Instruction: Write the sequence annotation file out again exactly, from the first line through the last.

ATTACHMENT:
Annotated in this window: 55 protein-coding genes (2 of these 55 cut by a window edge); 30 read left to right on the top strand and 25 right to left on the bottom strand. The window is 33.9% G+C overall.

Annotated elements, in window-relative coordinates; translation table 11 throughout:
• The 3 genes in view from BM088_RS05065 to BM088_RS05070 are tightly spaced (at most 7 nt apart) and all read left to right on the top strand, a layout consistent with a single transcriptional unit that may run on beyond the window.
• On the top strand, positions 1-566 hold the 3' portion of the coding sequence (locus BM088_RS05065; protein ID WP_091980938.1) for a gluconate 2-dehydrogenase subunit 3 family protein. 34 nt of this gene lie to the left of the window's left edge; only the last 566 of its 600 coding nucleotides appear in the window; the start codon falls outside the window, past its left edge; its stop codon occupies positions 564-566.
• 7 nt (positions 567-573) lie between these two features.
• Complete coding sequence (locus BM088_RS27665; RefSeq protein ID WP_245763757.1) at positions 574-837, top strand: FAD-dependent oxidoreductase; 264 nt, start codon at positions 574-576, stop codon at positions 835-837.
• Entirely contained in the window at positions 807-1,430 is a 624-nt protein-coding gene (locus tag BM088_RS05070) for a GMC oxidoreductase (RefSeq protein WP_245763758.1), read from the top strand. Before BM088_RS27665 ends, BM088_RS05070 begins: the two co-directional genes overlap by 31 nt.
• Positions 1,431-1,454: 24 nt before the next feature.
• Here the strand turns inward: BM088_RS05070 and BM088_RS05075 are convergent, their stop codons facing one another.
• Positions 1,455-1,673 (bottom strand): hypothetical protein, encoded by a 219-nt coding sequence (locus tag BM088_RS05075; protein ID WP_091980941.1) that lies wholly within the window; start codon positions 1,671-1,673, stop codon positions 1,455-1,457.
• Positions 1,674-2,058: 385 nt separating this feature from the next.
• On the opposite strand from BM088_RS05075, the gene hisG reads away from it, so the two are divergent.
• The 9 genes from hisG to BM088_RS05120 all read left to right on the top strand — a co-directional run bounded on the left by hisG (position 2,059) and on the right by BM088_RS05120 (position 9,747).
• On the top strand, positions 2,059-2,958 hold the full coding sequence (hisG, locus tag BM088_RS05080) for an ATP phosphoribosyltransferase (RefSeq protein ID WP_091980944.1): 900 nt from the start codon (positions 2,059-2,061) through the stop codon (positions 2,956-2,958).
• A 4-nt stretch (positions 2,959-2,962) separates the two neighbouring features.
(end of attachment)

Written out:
Annotated in this window: 55 protein-coding genes (2 of these 55 cut by a window edge); 30 read left to right on the top strand and 25 right to left on the bottom strand. The window is 33.9% G+C overall.

Annotated elements, in window-relative coordinates; translation table 11 throughout:
• The 3 genes in view from BM088_RS05065 to BM088_RS05070 are tightly spaced (at most 7 nt apart) and all read left to right on the top strand, a layout consistent with a single transcriptional unit that may run on beyond the window.
• On the top strand, positions 1-566 hold the 3' portion of the coding sequence (locus BM088_RS05065; protein ID WP_091980938.1) for a gluconate 2-dehydrogenase subunit 3 family protein. 34 nt of this gene lie to the left of the window's left edge; only the last 566 of its 600 coding nucleotides appear in the window; the start codon falls outside the window, past its left edge; its stop codon occupies positions 564-566.
• 7 nt (positions 567-573) lie between these two features.
• Complete coding sequence (locus BM088_RS27665; RefSeq protein ID WP_245763757.1) at positions 574-837, top strand: FAD-dependent oxidoreductase; 264 nt, start codon at positions 574-576, stop codon at positions 835-837.
• Entirely contained in the window at positions 807-1,430 is a 624-nt protein-coding gene (locus tag BM088_RS05070) for a GMC oxidoreductase (RefSeq protein WP_245763758.1), read from the top strand. Before BM088_RS27665 ends, BM088_RS05070 begins: the two co-directional genes overlap by 31 nt.
• Positions 1,431-1,454: 24 nt before the next feature.
• Here the strand turns inward: BM088_RS05070 and BM088_RS05075 are convergent, their stop codons facing one another.
• Positions 1,455-1,673 (bottom strand): hypothetical protein, encoded by a 219-nt coding sequence (locus tag BM088_RS05075; protein ID WP_091980941.1) that lies wholly within the window; start codon positions 1,671-1,673, stop codon positions 1,455-1,457.
• Positions 1,674-2,058: 385 nt separating this feature from the next.
• On the opposite strand from BM088_RS05075, the gene hisG reads away from it, so the two are divergent.
• The 9 genes from hisG to BM088_RS05120 all read left to right on the top strand — a co-directional run bounded on the left by hisG (position 2,059) and on the right by BM088_RS05120 (position 9,747).
• On the top strand, positions 2,059-2,958 hold the full coding sequence (hisG, locus tag BM088_RS05080) for an ATP phosphoribosyltransferase (RefSeq protein ID WP_091980944.1): 900 nt from the start codon (positions 2,059-2,061) through the stop codon (positions 2,956-2,958).
• A 4-nt stretch (positions 2,959-2,962) separates the two neighbouring features.